Unlike Republicans, Pelosi Shows Real Class By Refusing To Criticize The President While Overseas

House of Representatives Speaker Nancy Pelosi said it was inappropriate to criticize the U.S. President while abroad, unlike Republicans, many of whom criticized former President Barack Obama while overseas.

The Democratic Speaker refused to comment on whether the House might launch impeachment proceedings against President Donald Trump, saying it was not appropriate to criticize him while abroad.

Speaker Nancy Pelosi and a high-level congressional delegation spent the last two days in a visit to Northern Ireland.

“Whatever the issue and challenge that we face, the Congress of the United States will honor its oath of office to protect and defend the constitution of the United States, to protect our democracy,” Pelosi told journalists in Belfast when asked about possible impeachment proceedings.

“The legislative branch has a responsibility of oversight of our democracy and we will exercise that,” she said.

It used to be the norm and indeed “borderline treasonous” to criticize the U.S. president and his foreign policy while overseas. Republicans made even mild criticism of George W Bush a career-ender, using the war as a justification (see The Dixie Chicks).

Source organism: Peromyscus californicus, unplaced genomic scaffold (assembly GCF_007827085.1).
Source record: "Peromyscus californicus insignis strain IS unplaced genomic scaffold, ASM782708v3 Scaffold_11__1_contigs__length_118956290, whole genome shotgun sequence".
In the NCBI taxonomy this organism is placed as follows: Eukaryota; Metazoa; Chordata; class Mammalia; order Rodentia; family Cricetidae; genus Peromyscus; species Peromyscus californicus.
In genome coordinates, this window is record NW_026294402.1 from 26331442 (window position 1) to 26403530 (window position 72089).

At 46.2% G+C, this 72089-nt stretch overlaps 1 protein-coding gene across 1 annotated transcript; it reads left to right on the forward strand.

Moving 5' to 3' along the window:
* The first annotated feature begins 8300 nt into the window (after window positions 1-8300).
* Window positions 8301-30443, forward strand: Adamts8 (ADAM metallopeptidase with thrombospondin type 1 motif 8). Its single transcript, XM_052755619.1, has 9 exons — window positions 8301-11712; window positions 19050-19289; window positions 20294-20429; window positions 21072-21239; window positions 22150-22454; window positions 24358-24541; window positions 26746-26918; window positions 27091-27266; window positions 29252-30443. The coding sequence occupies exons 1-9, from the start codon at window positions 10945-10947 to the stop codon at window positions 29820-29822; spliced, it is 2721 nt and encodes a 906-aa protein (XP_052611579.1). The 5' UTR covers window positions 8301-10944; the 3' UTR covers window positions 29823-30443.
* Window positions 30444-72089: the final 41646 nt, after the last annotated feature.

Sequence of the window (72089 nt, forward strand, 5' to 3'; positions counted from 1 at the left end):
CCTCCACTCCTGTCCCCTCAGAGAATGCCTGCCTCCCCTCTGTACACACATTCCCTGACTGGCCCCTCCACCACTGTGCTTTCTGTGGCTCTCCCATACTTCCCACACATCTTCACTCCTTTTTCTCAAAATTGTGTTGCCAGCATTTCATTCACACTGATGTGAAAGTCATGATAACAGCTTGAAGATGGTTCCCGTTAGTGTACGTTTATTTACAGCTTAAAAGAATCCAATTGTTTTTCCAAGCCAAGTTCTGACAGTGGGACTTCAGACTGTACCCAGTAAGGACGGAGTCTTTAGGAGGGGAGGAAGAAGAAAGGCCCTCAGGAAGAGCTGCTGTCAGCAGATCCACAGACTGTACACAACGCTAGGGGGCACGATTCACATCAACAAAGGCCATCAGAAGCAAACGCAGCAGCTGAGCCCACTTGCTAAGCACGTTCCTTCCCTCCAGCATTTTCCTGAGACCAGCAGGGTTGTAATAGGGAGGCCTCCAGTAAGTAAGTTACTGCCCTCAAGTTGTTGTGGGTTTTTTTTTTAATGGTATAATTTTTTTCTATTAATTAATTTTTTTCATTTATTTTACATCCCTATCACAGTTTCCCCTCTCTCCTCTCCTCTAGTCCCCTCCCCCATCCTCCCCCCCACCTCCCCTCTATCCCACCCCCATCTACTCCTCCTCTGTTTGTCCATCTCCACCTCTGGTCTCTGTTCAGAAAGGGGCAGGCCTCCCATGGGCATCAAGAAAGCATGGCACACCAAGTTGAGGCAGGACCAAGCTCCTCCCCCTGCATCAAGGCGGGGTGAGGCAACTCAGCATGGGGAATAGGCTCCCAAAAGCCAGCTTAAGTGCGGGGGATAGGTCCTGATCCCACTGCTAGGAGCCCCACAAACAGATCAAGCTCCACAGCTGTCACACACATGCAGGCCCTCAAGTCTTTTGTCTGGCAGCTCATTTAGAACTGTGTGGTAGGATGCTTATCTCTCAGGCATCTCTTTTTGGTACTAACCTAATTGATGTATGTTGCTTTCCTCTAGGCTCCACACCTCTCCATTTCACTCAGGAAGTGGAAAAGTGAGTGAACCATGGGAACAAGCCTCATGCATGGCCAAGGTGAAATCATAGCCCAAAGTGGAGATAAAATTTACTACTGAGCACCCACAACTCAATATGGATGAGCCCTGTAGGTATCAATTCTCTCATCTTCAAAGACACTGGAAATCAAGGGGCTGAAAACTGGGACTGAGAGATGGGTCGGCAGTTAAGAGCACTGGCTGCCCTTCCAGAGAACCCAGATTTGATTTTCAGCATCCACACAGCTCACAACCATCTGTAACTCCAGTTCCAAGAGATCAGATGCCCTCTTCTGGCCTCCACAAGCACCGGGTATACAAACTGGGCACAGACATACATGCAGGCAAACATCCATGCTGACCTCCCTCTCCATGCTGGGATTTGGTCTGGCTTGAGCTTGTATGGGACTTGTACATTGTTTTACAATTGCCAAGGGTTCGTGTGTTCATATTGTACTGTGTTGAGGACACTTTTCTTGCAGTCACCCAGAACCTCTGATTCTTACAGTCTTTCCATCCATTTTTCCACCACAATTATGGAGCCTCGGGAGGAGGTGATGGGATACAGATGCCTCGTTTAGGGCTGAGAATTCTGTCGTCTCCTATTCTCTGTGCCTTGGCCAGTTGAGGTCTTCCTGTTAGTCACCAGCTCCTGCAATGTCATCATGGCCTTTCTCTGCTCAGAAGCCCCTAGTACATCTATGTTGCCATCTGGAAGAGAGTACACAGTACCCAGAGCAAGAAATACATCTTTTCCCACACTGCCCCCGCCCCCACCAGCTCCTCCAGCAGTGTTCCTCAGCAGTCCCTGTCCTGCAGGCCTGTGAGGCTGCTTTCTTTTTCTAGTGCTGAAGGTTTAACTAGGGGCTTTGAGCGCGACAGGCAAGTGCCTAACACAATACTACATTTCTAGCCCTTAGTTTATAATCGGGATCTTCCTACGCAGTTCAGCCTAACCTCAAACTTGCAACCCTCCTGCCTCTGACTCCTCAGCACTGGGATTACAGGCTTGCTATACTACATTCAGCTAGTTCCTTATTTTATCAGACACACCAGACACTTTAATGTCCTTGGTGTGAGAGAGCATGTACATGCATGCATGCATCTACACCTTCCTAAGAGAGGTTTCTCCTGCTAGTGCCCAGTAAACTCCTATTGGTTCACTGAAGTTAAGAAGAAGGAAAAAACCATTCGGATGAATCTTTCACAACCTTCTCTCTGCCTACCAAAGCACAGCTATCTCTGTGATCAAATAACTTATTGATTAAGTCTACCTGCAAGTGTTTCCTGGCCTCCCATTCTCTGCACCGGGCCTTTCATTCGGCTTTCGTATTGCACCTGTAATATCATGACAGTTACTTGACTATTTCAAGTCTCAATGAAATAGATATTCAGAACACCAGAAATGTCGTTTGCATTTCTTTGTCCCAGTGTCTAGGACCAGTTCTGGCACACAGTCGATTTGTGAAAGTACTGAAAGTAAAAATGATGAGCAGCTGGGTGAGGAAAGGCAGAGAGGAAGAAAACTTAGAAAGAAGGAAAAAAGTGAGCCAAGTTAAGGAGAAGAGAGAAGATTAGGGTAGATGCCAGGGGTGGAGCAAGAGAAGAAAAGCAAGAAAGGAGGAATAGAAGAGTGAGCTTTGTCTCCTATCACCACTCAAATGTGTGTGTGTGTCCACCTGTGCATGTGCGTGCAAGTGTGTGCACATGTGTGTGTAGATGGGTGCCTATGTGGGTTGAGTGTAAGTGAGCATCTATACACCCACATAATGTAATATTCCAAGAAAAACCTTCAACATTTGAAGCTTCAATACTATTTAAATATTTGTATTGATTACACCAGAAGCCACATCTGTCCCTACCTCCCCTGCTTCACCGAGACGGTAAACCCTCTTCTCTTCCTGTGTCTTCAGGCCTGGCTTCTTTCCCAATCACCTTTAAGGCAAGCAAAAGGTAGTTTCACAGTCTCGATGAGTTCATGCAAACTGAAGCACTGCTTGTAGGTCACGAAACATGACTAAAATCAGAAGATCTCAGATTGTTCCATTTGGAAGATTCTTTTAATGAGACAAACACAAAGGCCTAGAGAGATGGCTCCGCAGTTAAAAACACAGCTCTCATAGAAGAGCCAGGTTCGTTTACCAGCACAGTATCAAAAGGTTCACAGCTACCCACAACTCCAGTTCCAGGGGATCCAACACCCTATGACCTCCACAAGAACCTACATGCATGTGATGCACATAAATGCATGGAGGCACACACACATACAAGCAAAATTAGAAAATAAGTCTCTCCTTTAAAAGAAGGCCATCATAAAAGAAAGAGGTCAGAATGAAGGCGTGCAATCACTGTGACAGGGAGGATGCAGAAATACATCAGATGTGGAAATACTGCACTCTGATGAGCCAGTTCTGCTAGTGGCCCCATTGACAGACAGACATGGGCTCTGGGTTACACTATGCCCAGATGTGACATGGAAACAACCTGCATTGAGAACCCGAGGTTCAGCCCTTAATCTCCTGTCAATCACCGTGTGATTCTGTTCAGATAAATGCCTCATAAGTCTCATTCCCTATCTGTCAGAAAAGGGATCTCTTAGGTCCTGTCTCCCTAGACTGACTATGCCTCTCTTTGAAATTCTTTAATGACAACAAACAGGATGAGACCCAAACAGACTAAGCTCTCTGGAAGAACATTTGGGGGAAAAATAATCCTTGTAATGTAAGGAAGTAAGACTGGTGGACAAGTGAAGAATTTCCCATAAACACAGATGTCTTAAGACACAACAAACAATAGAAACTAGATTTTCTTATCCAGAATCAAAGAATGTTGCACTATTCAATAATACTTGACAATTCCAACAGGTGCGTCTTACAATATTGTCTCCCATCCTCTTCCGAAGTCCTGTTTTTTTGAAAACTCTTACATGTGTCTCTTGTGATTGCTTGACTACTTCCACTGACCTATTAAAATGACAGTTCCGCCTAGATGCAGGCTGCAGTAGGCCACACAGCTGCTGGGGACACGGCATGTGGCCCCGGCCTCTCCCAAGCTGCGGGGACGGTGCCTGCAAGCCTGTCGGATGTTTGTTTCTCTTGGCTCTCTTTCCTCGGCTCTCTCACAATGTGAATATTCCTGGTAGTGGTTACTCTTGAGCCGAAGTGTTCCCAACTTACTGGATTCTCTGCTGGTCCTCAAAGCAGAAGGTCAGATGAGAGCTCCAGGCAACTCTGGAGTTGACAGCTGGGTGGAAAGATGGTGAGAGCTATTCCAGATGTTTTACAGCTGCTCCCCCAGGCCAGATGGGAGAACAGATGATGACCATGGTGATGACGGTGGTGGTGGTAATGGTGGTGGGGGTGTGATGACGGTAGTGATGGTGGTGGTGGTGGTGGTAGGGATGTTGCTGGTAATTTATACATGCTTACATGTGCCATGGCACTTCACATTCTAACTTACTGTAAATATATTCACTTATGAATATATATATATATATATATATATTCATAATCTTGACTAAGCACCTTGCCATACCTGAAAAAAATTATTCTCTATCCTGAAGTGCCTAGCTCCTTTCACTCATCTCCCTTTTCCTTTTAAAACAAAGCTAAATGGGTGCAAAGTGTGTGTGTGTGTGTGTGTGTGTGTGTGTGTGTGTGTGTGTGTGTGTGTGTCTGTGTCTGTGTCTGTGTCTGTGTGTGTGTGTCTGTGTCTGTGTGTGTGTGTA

But then a Democrat took office and suddenly the war didn’t matter.

Washington Monthly summed up a few instances of Republicans making a sudden 180 degree pivot as soon as President Obama took office:

“In June, Rep. Mark Kirk (R-Ill.) traveled to China, America’s biggest creditor, where he encouraged Chinese officials not to believe the U.S. government when it comes to budget issues. This week, a number of Republican members of Congress traveled to Israel to undermine the administration’s efforts on Middle East peace.”

Mueller’s report confirmed the entire U.S. intelligence community’s conclusion that Russia favored Trump over Hillary Clinton, provided extensive details on Trump’s efforts to thwart the probe, and further noted that the Trump campaign believed it would benefit in the election from Russia’s interference.

(Additional reporting by Amanda Ferguson and Conor Humphries)